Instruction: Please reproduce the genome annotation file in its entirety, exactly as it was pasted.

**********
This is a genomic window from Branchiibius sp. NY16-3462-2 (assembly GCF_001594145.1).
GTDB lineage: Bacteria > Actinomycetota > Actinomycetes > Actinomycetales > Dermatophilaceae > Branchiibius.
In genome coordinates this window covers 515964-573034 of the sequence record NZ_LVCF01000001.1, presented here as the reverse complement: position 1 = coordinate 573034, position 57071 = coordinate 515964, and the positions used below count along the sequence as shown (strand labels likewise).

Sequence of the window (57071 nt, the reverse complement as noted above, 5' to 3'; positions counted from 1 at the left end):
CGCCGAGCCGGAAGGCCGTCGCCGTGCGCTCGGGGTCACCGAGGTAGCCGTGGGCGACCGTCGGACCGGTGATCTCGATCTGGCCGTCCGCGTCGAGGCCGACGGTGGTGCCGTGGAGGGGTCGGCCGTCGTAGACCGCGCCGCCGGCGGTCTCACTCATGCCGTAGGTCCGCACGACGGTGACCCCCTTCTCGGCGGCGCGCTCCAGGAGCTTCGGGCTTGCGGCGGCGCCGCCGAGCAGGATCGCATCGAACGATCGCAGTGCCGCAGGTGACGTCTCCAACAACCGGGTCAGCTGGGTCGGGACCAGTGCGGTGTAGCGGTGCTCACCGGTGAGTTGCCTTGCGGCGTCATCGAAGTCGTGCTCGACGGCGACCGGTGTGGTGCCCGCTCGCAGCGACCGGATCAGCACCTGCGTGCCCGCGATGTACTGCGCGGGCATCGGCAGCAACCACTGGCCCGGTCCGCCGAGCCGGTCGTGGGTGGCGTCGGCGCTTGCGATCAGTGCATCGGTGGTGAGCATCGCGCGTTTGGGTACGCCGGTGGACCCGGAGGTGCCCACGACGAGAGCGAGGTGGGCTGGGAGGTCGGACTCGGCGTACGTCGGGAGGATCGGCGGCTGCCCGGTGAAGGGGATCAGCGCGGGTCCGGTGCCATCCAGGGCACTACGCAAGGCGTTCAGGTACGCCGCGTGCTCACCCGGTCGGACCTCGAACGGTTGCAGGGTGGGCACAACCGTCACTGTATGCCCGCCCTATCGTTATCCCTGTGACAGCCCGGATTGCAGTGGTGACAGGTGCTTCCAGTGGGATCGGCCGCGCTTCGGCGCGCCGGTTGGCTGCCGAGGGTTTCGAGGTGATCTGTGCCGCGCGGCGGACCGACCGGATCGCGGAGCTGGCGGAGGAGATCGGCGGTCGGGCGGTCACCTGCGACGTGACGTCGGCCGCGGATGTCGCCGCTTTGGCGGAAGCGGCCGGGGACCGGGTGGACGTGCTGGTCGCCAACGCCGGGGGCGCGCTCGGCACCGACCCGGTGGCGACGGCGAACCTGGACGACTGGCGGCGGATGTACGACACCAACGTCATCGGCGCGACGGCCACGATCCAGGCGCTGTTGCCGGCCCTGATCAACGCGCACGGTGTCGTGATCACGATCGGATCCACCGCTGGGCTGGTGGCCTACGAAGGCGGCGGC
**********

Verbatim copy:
This is a genomic window from Branchiibius sp. NY16-3462-2 (assembly GCF_001594145.1).
GTDB lineage: Bacteria > Actinomycetota > Actinomycetes > Actinomycetales > Dermatophilaceae > Branchiibius.
In genome coordinates this window covers 515964-573034 of the sequence record NZ_LVCF01000001.1, presented here as the reverse complement: position 1 = coordinate 573034, position 57071 = coordinate 515964, and the positions used below count along the sequence as shown (strand labels likewise).

Sequence of the window (57071 nt, the reverse complement as noted above, 5' to 3'; positions counted from 1 at the left end):
CGCCGAGCCGGAAGGCCGTCGCCGTGCGCTCGGGGTCACCGAGGTAGCCGTGGGCGACCGTCGGACCGGTGATCTCGATCTGGCCGTCCGCGTCGAGGCCGACGGTGGTGCCGTGGAGGGGTCGGCCGTCGTAGACCGCGCCGCCGGCGGTCTCACTCATGCCGTAGGTCCGCACGACGGTGACCCCCTTCTCGGCGGCGCGCTCCAGGAGCTTCGGGCTTGCGGCGGCGCCGCCGAGCAGGATCGCATCGAACGATCGCAGTGCCGCAGGTGACGTCTCCAACAACCGGGTCAGCTGGGTCGGGACCAGTGCGGTGTAGCGGTGCTCACCGGTGAGTTGCCTTGCGGCGTCATCGAAGTCGTGCTCGACGGCGACCGGTGTGGTGCCCGCTCGCAGCGACCGGATCAGCACCTGCGTGCCCGCGATGTACTGCGCGGGCATCGGCAGCAACCACTGGCCCGGTCCGCCGAGCCGGTCGTGGGTGGCGTCGGCGCTTGCGATCAGTGCATCGGTGGTGAGCATCGCGCGTTTGGGTACGCCGGTGGACCCGGAGGTGCCCACGACGAGAGCGAGGTGGGCTGGGAGGTCGGACTCGGCGTACGTCGGGAGGATCGGCGGCTGCCCGGTGAAGGGGATCAGCGCGGGTCCGGTGCCATCCAGGGCACTACGCAAGGCGTTCAGGTACGCCGCGTGCTCACCCGGTCGGACCTCGAACGGTTGCAGGGTGGGCACAACCGTCACTGTATGCCCGCCCTATCGTTATCCCTGTGACAGCCCGGATTGCAGTGGTGACAGGTGCTTCCAGTGGGATCGGCCGCGCTTCGGCGCGCCGGTTGGCTGCCGAGGGTTTCGAGGTGATCTGTGCCGCGCGGCGGACCGACCGGATCGCGGAGCTGGCGGAGGAGATCGGCGGTCGGGCGGTCACCTGCGACGTGACGTCGGCCGCGGATGTCGCCGCTTTGGCGGAAGCGGCCGGGGACCGGGTGGACGTGCTGGTCGCCAACGCCGGGGGCGCGCTCGGCACCGACCCGGTGGCGACGGCGAACCTGGACGACTGGCGGCGGATGTACGACACCAACGTCATCGGCGCGACGGCCACGATCCAGGCGCTGTTGCCGGCCCTGATCAACGCGCACGGTGTCGTGATCACGATCGGATCCACCGCTGGGCTGGTGGCCTACGAAGGCGGCGGC